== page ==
Author’s Note: So once again, I am pulling from the childhood side project. This scene seemed fitting to use for Wednesday Wardrobe, since it has them trying on dresses. It later lead to a whole series of scenes about a school dance, but I am only posting this one today.
Alik glanced at the two bags sitting on the table, stopping to rub his neck. He was going to have to talk to the foreman about his schedule. The idea of him having a couple hours after school for homework had been nice in theory, but in practice, it did not work. He kept falling asleep the moment he sat down, and that wasn’t helping much.
He checked the clock, missing his ability to wear a watch without destroying it. He only had a few minutes before he needed to go.
He shook his head, walking away from the kitchen. With their father working in other cities and their mother gone most days, the house was a disaster. Enadar ignored it, always in his books, and it wasn’t fair to make Malina do it all, but she was the only one who seemed willing to do it, who was home to do it.
He would have to do something about that, too. If he figured out his schedule, he should be able to make time to do more here, too.
He stopped outside the door to Malina’s room, hearing voices inside—were those two actually arguing? Since when did Lisea argue?
“Malina?” He knocked on the door. It opened, and he found himself staring at his sister, trying to decide if he’d woken up or not. “What are you wearing?”
She laughed, pulling the door open wider, letting him in. “I knew it. I tried to tell her, but she wouldn’t listen. Can you believe that this is what they expect Lisea to wear to the party her family is having next week? This is terrible. The color is bad, the fabric is itchy, and the design… I told her it was hideous, but she wouldn’t believe me. So I put it on, and she’s still trying to tell me she should wear it. There’s duty, and there’s insanity, and that is insanity.”
He didn’t know or want to know anything about fashion, but he agreed with his sister. He didn’t think he’d seen an uglier dress, and people had tried to give her some terrible ones in the past.
She took hold of his arm. “Tell her that one is a much better fit—in color and style and everything else. That looks good. That is what she should wear. I don’t care if her grandmother got her this one. This is wrong. That is right. Tell her.”
Alik did look, and as his eyes took in the line of the dress that Malina had chosen for her friend, the way it fit and molded her, emphasizing where it should and concealing where there might have been flaws, unpleasantly aware that both of them were becoming women—a fact he did not want to know about his sister—he understood the purpose of the dress the others had chosen for Lisea.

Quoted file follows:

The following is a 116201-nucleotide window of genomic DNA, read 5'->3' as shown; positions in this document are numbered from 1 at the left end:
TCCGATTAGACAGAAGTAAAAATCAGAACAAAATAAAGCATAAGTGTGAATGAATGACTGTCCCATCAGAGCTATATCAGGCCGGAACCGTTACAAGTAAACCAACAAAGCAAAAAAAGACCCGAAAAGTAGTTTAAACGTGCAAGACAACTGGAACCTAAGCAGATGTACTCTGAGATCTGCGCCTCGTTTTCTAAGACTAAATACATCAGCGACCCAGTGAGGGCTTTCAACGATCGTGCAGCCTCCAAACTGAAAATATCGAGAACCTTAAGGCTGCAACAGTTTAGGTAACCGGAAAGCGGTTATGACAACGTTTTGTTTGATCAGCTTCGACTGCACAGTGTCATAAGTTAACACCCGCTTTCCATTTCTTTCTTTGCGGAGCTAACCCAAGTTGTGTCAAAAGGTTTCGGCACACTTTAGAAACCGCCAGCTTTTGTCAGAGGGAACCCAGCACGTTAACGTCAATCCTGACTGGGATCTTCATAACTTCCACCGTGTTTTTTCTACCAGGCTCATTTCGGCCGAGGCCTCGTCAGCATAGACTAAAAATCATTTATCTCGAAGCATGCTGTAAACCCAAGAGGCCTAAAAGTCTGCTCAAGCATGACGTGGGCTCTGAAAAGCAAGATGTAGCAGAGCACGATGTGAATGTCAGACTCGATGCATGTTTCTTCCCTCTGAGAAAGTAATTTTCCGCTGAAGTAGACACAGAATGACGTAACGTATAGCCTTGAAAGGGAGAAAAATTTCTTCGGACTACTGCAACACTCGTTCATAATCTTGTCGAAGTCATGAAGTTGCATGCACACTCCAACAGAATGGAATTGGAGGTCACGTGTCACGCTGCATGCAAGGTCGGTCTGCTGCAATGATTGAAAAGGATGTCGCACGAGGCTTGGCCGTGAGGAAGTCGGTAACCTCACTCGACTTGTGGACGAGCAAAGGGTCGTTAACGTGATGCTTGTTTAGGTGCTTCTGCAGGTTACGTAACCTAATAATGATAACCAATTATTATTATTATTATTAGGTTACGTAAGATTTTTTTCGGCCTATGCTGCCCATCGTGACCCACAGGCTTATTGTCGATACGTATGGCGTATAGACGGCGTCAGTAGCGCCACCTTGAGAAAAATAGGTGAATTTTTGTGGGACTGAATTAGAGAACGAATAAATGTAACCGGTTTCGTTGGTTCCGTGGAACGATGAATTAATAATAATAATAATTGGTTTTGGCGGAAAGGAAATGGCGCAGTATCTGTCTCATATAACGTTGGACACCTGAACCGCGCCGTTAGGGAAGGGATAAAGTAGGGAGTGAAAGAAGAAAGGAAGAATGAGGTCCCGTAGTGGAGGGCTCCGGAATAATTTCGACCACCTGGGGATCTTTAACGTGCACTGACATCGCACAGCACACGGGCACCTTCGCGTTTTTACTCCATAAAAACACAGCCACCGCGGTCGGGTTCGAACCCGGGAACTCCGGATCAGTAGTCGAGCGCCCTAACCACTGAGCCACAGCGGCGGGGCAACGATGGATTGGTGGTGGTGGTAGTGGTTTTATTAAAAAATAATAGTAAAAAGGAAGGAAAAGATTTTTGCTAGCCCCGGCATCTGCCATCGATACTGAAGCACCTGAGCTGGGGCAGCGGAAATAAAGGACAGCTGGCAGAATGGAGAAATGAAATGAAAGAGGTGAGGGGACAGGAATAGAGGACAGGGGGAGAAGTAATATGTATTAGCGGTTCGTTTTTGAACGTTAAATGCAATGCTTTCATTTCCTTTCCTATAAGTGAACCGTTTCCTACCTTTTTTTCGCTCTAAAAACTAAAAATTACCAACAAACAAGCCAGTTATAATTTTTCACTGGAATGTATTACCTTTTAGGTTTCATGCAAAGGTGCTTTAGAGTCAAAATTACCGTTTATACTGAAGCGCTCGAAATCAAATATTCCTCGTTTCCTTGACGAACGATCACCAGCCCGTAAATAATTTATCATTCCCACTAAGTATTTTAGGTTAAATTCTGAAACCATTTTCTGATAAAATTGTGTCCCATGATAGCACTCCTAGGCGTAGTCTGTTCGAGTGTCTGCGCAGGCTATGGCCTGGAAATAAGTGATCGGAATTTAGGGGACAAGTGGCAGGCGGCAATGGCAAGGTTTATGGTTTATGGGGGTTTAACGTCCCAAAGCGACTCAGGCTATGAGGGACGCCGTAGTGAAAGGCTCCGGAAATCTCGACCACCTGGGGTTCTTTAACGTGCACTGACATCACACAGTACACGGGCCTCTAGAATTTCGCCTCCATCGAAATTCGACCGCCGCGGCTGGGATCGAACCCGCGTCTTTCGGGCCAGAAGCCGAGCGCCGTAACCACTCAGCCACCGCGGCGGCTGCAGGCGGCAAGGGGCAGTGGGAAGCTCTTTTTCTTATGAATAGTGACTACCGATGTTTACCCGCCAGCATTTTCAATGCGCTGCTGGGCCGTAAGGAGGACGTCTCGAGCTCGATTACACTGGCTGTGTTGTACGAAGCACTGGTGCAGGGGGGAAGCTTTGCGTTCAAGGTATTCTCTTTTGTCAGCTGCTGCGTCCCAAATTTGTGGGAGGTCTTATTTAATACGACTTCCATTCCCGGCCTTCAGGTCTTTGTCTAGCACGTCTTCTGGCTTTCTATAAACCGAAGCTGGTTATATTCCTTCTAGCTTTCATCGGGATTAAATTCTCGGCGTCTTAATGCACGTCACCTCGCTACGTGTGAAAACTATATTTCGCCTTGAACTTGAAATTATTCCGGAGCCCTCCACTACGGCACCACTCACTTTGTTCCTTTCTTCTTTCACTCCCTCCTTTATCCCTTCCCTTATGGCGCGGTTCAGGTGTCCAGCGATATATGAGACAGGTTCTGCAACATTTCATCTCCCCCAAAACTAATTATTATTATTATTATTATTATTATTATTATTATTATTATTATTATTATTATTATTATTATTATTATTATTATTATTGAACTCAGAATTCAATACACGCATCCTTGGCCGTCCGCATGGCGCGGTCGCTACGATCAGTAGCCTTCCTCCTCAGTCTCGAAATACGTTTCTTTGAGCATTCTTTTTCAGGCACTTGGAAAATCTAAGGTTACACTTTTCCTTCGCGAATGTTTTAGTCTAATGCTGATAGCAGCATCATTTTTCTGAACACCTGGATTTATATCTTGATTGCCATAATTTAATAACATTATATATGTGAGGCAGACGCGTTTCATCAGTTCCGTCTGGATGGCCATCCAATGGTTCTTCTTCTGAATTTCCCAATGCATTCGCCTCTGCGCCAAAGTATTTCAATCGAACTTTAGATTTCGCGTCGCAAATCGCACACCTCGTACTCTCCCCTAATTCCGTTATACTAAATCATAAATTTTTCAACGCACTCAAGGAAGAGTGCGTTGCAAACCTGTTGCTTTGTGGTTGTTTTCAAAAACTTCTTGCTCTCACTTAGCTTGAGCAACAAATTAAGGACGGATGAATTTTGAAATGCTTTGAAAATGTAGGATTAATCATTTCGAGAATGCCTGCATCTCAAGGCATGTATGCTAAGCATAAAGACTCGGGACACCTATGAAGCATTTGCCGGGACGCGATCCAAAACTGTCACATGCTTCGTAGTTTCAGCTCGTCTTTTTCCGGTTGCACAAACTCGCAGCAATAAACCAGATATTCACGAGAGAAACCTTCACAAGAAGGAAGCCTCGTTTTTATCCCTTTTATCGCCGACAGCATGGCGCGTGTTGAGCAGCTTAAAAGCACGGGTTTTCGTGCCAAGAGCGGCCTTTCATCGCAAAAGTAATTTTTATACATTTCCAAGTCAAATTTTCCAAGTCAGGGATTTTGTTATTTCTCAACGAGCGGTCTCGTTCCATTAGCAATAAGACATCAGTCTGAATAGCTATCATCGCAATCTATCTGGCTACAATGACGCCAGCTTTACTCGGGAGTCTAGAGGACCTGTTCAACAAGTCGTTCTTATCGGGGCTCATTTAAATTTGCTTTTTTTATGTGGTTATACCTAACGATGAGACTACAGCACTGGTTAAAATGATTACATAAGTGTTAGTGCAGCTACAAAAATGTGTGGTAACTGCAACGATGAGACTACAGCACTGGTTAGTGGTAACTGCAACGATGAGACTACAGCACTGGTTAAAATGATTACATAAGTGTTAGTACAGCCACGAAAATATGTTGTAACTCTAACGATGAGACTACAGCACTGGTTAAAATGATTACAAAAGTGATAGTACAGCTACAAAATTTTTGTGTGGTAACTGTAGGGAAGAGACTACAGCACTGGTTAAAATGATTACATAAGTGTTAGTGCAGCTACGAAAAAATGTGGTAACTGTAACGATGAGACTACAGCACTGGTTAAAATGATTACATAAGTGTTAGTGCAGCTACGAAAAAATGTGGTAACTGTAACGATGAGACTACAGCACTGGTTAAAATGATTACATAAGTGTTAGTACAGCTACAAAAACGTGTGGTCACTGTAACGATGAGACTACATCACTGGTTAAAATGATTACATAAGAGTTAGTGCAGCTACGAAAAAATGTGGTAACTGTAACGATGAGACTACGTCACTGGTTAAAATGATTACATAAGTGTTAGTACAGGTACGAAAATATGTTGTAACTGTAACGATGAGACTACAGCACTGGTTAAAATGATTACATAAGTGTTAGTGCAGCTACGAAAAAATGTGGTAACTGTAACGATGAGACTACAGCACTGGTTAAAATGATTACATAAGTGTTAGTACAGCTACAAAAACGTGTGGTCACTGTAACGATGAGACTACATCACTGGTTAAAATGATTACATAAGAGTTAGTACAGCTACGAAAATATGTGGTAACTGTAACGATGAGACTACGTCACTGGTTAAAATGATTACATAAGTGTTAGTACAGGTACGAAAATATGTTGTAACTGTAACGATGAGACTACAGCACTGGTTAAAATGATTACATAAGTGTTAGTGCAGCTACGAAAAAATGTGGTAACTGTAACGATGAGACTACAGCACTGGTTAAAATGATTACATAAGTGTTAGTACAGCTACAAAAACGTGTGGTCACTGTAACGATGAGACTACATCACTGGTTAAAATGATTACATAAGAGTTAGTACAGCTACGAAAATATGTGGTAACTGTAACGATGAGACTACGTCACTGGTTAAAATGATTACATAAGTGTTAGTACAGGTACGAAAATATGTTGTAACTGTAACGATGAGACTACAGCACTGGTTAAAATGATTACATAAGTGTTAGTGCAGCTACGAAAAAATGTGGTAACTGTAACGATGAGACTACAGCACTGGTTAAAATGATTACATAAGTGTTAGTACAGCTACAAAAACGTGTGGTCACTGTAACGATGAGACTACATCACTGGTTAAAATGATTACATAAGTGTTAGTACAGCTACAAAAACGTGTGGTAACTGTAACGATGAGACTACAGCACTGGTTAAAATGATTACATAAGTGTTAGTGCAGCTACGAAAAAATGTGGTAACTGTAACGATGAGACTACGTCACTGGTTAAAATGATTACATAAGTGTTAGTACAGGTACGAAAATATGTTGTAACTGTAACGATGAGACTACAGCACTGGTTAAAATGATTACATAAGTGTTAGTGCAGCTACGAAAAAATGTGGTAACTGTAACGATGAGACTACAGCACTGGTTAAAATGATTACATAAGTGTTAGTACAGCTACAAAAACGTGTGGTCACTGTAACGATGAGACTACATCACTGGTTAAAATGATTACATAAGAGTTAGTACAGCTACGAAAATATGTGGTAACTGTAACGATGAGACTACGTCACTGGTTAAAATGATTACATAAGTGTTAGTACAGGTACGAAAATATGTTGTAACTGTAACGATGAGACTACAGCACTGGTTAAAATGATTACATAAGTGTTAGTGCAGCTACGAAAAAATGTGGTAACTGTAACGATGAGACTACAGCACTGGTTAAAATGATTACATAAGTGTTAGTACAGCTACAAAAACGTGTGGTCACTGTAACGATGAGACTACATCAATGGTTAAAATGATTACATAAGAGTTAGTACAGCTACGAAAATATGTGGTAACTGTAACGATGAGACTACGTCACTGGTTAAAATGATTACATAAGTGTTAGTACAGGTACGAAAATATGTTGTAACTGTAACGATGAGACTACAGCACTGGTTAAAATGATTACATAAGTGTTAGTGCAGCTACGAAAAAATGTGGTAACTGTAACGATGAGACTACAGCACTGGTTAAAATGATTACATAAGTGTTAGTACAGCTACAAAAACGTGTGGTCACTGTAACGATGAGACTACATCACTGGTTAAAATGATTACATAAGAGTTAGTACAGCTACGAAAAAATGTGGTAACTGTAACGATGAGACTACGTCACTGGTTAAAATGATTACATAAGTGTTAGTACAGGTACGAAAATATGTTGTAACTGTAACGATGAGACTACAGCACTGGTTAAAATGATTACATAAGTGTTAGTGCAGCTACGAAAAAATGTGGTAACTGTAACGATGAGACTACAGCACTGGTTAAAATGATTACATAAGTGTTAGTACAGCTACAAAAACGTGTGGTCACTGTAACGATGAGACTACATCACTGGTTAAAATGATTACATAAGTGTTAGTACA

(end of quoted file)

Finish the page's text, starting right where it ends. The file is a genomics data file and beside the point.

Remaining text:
He leaned down to his sister’s ear. “I think the whole point of that dress you’ve taken on is that she’s not supposed to be flattered in it. It’s meant to make her seem more shapeless, less attractive, less noticeable… more dowdy.”
“What?” Malina demanded, shaking her head at him. “Why would anyone do that? That’s not right. Are they trying to humiliate her?”
“Malina,” Lisea said, sounding rather humiliated at that moment. “Please help me get this thing off. I will wear the other one. I don’t want to be embarrassed.”
“This is the dress that would be embarrassing. This one’s meant to make you look—I can’t even say like an old woman because it’s not. It’s worse than that.” Malina crossed over and took her friend’s hands. “I can’t understand why they’d ask you to go looking less than your best, to make you feel so… Why would they make you do that? It would only hurt you, and that is not what I want.”
“I think I’d be more comfortable in it.”
“I am not giving you this hideous thing back. Your grandmother can be as mad at me as she wants. I’m burning it.” Malina looked back at him. “Alik, I know you’re hopeless at this, but help me convince her. That dress is one she looks good in. Pretty. You’d dance with her at the party, wouldn’t you?”
“I don’t dance.”
Malina sighed. “If you did?”
He must be late for work by now. “Yes. If I were the sort that went to parties and if I were the sort that danced, then I would. I have to—”
“Would I get a dance, too?”
He let out a breath. Sometimes he wanted to hate his sister. He stepped forward, giving Malina a kiss on the forehead. “Yes, sister, you would. Now I have to go to work. Will you take care of the kitchen?”
She winced. “Yes, but you owe me a dance.”
“Robots don’t dance.”